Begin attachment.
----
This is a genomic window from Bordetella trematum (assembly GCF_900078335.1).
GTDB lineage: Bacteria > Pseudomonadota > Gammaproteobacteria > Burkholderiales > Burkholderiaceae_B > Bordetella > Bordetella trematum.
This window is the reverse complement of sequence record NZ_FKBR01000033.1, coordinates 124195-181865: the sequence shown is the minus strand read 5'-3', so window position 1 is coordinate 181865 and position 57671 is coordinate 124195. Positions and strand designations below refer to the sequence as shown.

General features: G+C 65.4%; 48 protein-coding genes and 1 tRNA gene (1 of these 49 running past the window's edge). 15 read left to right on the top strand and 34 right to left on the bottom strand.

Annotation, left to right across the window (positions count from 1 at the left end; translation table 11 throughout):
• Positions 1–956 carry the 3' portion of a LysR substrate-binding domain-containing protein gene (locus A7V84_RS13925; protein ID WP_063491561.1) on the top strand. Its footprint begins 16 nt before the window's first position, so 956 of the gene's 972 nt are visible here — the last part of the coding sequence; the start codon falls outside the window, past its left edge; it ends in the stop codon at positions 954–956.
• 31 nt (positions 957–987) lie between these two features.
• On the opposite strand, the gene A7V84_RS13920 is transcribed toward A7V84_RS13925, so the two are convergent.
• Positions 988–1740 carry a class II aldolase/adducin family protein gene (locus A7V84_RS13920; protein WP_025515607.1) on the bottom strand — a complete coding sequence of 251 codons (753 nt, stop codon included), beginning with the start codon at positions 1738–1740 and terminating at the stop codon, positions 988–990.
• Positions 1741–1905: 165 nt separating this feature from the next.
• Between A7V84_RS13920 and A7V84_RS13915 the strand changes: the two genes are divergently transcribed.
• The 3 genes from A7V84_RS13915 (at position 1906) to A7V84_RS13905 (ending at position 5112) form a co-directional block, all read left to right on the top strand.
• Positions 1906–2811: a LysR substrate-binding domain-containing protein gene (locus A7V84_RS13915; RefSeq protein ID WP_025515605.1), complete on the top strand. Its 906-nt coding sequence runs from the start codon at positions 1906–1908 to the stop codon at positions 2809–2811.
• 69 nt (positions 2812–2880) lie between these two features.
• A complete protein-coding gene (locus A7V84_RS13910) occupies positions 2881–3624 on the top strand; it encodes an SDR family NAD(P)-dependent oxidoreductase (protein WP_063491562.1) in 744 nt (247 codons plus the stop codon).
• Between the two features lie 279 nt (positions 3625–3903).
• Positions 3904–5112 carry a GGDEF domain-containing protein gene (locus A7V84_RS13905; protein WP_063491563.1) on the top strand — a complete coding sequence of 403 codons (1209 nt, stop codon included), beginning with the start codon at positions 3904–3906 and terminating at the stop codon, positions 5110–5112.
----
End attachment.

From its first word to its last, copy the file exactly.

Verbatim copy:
This is a genomic window from Bordetella trematum (assembly GCF_900078335.1).
GTDB lineage: Bacteria > Pseudomonadota > Gammaproteobacteria > Burkholderiales > Burkholderiaceae_B > Bordetella > Bordetella trematum.
This window is the reverse complement of sequence record NZ_FKBR01000033.1, coordinates 124195-181865: the sequence shown is the minus strand read 5'-3', so window position 1 is coordinate 181865 and position 57671 is coordinate 124195. Positions and strand designations below refer to the sequence as shown.

General features: G+C 65.4%; 48 protein-coding genes and 1 tRNA gene (1 of these 49 running past the window's edge). 15 read left to right on the top strand and 34 right to left on the bottom strand.

Annotation, left to right across the window (positions count from 1 at the left end; translation table 11 throughout):
• Positions 1–956 carry the 3' portion of a LysR substrate-binding domain-containing protein gene (locus A7V84_RS13925; protein ID WP_063491561.1) on the top strand. Its footprint begins 16 nt before the window's first position, so 956 of the gene's 972 nt are visible here — the last part of the coding sequence; the start codon falls outside the window, past its left edge; it ends in the stop codon at positions 954–956.
• 31 nt (positions 957–987) lie between these two features.
• On the opposite strand, the gene A7V84_RS13920 is transcribed toward A7V84_RS13925, so the two are convergent.
• Positions 988–1740 carry a class II aldolase/adducin family protein gene (locus A7V84_RS13920; protein WP_025515607.1) on the bottom strand — a complete coding sequence of 251 codons (753 nt, stop codon included), beginning with the start codon at positions 1738–1740 and terminating at the stop codon, positions 988–990.
• Positions 1741–1905: 165 nt separating this feature from the next.
• Between A7V84_RS13920 and A7V84_RS13915 the strand changes: the two genes are divergently transcribed.
• The 3 genes from A7V84_RS13915 (at position 1906) to A7V84_RS13905 (ending at position 5112) form a co-directional block, all read left to right on the top strand.
• Positions 1906–2811: a LysR substrate-binding domain-containing protein gene (locus A7V84_RS13915; RefSeq protein ID WP_025515605.1), complete on the top strand. Its 906-nt coding sequence runs from the start codon at positions 1906–1908 to the stop codon at positions 2809–2811.
• 69 nt (positions 2812–2880) lie between these two features.
• A complete protein-coding gene (locus A7V84_RS13910) occupies positions 2881–3624 on the top strand; it encodes an SDR family NAD(P)-dependent oxidoreductase (protein WP_063491562.1) in 744 nt (247 codons plus the stop codon).
• Between the two features lie 279 nt (positions 3625–3903).
• Positions 3904–5112 carry a GGDEF domain-containing protein gene (locus A7V84_RS13905; protein WP_063491563.1) on the top strand — a complete coding sequence of 403 codons (1209 nt, stop codon included), beginning with the start codon at positions 3904–3906 and terminating at the stop codon, positions 5110–5112.